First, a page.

Senate Minority Leader Jorge Garcia had an aura of almost monkish austerity. You saw it in what he wore – earth-colored trousers and a drab polo shirt. And you saw it in how he spoke – plain and direct.
In an environment that lends itself to grand gestures and big speeches, Garcia avoided grandstanding and delivered even simpler speeches. He was unassuming. You wouldn’t know he was a legislator if you saw him walking to his office.
He once showed up in jeans and a familiar polo shirt for an end-of-session interview — even after he was explicitly told photos of him would be taken.
His wife of 38 years, Maria, once took a pair of scissors and cut his old shirts to pieces so he’d be forced to wear newer clothes.
“I used to buy him clothes when we first got married,” she said. “Afterward, I couldn’t even do that because he wouldn’t wear them. He would pack them. They would sit there.”
Garcia collapsed in the family car Oct. 15 after a medical appointment in Tucson. His wife was driving. The longtime lawmaker and Senate minority leader died of heart complications spurred on by a rare disease. He was 57.
At a young age, Garcia learned to jettison anything that was glamorous. As a boy, he peddled candy and gum on the Mexican side of the U.S. border in Nogales, Sonora. It was his father’s way of teaching him and his siblings the value of hard-earned money.
He brought that work ethic with him when his family crossed over to the United States, the same industriousness he showed to pull himself out of poverty and displayed later in life, when he became a legislator and leader of the Democratic caucus in the Senate.
All men are products of their time, and Garcia’s political views were molded by his working-class upbringing and by a unique Mexican-American experience.
As the grandchild of a Mexican miner who was deported to Mexico when he was no longer needed in the U.S., and raised mostly by his mother, Garcia understood the struggles of poor people and what it was like to straddle two cultures.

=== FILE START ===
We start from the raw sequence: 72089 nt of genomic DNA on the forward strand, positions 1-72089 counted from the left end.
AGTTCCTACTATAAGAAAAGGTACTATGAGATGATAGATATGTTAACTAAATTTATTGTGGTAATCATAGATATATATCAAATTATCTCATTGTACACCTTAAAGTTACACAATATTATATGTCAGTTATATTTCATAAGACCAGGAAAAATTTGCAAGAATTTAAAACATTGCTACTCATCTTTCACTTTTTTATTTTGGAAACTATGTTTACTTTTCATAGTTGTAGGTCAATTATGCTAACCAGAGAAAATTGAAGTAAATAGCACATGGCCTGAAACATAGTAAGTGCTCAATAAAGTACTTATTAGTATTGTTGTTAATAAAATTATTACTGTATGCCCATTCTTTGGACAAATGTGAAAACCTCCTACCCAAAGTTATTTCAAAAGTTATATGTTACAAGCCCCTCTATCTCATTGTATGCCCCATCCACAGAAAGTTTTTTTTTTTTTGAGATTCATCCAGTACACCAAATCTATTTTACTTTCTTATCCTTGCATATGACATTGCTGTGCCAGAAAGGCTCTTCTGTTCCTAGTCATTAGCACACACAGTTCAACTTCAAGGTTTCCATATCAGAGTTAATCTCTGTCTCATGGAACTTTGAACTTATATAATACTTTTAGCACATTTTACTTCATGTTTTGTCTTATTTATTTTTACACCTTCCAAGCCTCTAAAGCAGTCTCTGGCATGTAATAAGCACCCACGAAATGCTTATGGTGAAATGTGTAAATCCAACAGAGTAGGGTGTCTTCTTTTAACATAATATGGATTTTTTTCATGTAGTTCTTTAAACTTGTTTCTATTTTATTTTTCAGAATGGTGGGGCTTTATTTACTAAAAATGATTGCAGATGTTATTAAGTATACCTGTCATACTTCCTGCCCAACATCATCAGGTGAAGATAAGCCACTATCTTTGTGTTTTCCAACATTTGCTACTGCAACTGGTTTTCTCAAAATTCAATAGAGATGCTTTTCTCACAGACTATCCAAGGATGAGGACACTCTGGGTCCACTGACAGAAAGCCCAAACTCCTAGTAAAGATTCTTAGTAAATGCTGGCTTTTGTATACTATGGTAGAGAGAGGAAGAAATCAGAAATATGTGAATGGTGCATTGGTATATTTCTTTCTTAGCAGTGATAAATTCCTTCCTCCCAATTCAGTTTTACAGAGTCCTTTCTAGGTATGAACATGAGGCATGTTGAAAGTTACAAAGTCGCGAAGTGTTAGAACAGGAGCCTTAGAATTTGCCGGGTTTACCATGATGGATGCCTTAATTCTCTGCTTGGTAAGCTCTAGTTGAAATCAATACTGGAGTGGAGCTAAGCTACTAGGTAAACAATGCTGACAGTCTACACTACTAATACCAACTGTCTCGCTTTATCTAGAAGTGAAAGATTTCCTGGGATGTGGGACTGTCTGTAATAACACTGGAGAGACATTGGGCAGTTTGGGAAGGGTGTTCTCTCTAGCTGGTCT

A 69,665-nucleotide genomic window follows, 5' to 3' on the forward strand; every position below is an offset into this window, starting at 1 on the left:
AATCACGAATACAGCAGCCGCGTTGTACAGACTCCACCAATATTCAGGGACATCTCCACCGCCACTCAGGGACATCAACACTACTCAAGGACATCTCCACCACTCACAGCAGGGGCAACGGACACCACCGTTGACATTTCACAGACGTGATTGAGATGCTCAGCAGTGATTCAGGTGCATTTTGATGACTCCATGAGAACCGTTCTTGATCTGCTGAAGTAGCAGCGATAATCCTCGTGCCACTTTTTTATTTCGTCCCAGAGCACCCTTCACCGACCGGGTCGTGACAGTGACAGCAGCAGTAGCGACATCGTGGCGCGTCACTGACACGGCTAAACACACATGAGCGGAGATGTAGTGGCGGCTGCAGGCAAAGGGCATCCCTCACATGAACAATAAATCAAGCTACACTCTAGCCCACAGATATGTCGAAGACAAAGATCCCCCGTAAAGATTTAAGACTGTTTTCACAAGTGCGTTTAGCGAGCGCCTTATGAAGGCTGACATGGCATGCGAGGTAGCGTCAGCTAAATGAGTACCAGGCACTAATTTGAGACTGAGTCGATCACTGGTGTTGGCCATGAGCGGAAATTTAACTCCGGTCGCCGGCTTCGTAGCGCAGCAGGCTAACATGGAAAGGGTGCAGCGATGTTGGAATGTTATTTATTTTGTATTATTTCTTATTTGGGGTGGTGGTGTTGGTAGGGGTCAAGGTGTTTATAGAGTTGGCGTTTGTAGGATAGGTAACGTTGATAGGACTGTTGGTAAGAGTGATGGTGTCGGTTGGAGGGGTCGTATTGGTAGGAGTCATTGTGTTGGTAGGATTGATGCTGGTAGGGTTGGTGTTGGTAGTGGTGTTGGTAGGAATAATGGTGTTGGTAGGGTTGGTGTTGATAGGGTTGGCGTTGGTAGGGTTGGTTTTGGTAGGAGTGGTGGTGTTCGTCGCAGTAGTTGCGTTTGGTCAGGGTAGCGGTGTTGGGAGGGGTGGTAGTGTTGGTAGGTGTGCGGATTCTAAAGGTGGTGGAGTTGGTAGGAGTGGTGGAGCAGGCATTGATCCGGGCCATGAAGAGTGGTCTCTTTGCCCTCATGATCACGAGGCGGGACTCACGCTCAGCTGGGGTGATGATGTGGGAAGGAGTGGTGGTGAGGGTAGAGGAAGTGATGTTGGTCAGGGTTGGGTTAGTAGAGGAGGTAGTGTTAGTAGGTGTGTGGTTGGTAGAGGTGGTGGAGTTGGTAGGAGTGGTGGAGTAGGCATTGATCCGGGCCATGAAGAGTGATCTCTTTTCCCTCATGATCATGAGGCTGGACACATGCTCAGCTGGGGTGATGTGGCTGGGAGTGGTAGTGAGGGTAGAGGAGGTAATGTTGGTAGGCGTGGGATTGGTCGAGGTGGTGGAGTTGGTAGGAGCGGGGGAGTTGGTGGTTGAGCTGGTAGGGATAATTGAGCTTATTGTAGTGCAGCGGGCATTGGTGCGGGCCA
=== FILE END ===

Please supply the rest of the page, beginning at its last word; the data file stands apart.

But it was his mother who influenced Garcia’s political views the most.
“Basically, my mom said you got to do the right things in life and you got to work hard. That’s her politics,” Garcia once said.
Garcia was born in Nogales, Sonora, Mexico, on Sept. 10, 1953, to Jorge Cabado and Concepcion Garcia. His dad owned a store that sold purses and other items to tourists.
As a kid, he was the “bossy one” among the siblings, a sister said.
Life dramatically changed when his mother, a U.S. citizen, decided to return to America. She wanted to give her 11 children a shot at a better life, especially the chance to be better-educated. His father stayed behind in Mexico. Garcia was 7 years old at the time.
Garcia’s mother had no work experience prior to moving back to her home country. Now suddenly, she had nearly a dozen children to feed.
Rosario Campo, Garcia’s older sister, said their mother learned cooking and found a job at a restaurant, earning about $20 to $30 a week.
Campo remembers when their mother would bring home a loaf of bread, and it was the youngest half of the siblings who got to eat first.
“If there was enough for the oldest children, then we’d all split it,” she said, otherwise they waited until the next meal.
The older children, including Garcia, worked to augment the family income. Garcia delivered newspapers, waking up before daybreak to do his rounds. He picked fruit, even in his first year of college.
Garcia showed great promise even in high school. A newspaper clipping showed a picture of him in his teens wearing thick-rimmed glasses and smiling broadly. The article said he excelled academically and spoke French.
Republican Sen. Thayer Verschoor said he was impressed with how well Garcia understood subjects he talked about.
And former Sen. Jonathan Paton, a Tucson Republican, said, “He was a very shrewd, smart guy and I think because he had that sort of unassuming air, people kind of thought they could, you know, pull one over on him. He was a guy that you underestimated at your own peril.”
Garcia married young — right after high school.